Monday, October 21, 2013


Is Disney's New Disability Policy...Disabled?

October 19, 2013 at 10:46pm

For those unfamiliar with the challenges of dealing with disabled or mentally retarded children or young adults some of whom are on the Autistic spectrum, permit me to paint a picture for you of what I and parents like me deal with on a day-to-day basis.

For many Autistic children and young adults, routine is everything. Routine helps to ground them and keep them calm. Disruptions in routine can often result in heightened anxiety and for some, aggressive or anti-social behaviors, and meltdowns. And heightened anxiety can occasionally result in seizures. Many on the Autistic spectrum do not handle disruptions in routine or changes in their immediate environment well. As it is said of the rich, Autistic folks are not like you or me. Tonight, for example, my son insisted on a certain set of sheets for his bed when his caregiver and I were trying to make it. They must be the light blue sheets and not the light green sheets of an identical finish. And he was insistent enough about this to push his heavier set father all the way down the upstairs hallway toward the linen closet until he got his way. He is quite strong. Unlike the rooms of other teenagers or young adults, my son's has plywood sheets nailed to the drywall. This prevents him putting his foot through the drywall that he has done on too numerous occasions to count. So, tired of constantly doing drywall repair, the plywood has come in quite handy though not terribly attractive.

Some Autistic children and young adults also engage in self-injurious behaviors like biting their hands or head butting walls when they are frustrated. Some have OCD (Obsessive Compulsive Disorder) and will pick at things constantly. My son has pulled out sutures on lacerations and removed entire toenails.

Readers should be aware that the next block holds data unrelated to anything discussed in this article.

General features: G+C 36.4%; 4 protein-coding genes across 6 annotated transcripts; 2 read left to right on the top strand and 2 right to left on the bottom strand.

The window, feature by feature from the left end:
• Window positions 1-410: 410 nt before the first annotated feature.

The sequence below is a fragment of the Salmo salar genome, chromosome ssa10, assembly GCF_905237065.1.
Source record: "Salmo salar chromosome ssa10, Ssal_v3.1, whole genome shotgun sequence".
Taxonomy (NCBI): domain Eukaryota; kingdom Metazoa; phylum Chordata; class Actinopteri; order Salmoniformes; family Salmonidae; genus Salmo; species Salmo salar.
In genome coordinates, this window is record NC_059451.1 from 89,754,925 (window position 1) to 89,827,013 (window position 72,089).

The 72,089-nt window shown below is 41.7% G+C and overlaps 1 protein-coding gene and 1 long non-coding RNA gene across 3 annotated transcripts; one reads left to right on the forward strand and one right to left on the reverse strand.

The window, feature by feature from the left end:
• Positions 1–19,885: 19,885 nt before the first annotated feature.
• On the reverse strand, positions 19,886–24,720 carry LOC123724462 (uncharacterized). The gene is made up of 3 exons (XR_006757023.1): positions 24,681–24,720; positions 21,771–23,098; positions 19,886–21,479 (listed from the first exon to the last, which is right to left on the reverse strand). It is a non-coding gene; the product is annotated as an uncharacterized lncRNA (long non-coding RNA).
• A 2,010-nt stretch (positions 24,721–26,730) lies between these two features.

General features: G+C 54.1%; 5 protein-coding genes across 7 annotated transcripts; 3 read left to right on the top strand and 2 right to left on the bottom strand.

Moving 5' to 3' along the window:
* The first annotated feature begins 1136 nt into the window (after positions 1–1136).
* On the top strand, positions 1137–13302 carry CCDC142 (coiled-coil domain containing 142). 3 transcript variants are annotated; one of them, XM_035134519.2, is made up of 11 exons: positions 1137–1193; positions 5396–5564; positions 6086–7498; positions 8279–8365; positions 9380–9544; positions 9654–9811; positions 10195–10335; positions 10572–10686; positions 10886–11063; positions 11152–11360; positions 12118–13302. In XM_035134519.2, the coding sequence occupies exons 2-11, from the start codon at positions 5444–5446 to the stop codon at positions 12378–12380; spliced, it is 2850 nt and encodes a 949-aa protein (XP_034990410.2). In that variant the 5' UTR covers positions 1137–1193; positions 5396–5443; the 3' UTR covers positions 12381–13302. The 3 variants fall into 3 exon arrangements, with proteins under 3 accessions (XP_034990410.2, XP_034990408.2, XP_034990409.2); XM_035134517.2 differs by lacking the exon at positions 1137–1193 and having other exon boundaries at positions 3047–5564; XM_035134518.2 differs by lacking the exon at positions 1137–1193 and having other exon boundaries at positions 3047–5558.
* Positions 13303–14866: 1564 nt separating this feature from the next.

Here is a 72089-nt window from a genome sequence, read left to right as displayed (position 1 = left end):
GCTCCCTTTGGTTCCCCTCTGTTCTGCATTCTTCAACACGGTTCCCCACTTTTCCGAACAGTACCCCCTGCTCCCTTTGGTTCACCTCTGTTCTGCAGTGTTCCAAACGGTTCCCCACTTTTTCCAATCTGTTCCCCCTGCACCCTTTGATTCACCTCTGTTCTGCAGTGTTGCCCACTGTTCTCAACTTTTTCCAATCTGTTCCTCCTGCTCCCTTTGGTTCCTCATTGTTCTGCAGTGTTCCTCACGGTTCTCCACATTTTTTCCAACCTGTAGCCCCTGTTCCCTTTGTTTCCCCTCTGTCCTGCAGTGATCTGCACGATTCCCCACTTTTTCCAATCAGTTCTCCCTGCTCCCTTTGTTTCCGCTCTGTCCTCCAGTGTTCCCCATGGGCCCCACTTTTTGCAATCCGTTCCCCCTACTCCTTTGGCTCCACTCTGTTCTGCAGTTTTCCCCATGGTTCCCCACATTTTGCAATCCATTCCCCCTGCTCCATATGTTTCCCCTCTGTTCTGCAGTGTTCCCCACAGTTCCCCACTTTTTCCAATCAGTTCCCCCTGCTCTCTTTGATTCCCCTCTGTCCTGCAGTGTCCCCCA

On at least three visits to Disneyland between the ages of eleven and thirteen my son kicked the shins of other children, innocent bystanders, at the park because he had lost his patience waiting in line. Needless to say on those occasions, after apologizing profusely to the injured parties and their parents and hoping not to hear threats of lawsuits, he was immediately taken home. Rewarding such behavior is not tolerated. A continued stay at the park would have been a reward. Bad behavior, as with any child, should have consequences. But with many Autistic children, despite punishments, time-outs, repeated reprimands and scolding, such extreme behaviors will persist.

A few days ago, I got wind of a new disability policy being instituted by Disney for its theme parks because some park goers were apparently scamming the system by pretending to be disabled when they were not. I also heard that many parents of Autistic kids, in particular, were dismayed and upset about the new untested policy. As a Disney devotee and Premium Annual Pass holder, I reserved judgment and gave Disney the benefit of the doubt, until today.

Allow me to place a few more dabs of paint on this canvas I'm painting. About two weeks ago, a slab leak in my home occurred much to my dismay. For those in older homes on raised foundations, a slab leak occurs when a water pipe in or under the concrete slab upon which a home is built springs a leak or bursts forth. Slab leaks can be localized to one part of a home or if undetected can ruin an entire foundation. I woke up on a Sunday morning two weeks ago and heard a gurgling sound in the living room and watched in shock as water poured forth from the baseboard onto my beautiful dark hardwood flooring. The leak may have been occurring for a few days in a more subtle way, because my insurance company has determined that my living room and entryway flooring and half of my kitchen are a total loss are now about to be demolished, treated and rebuilt.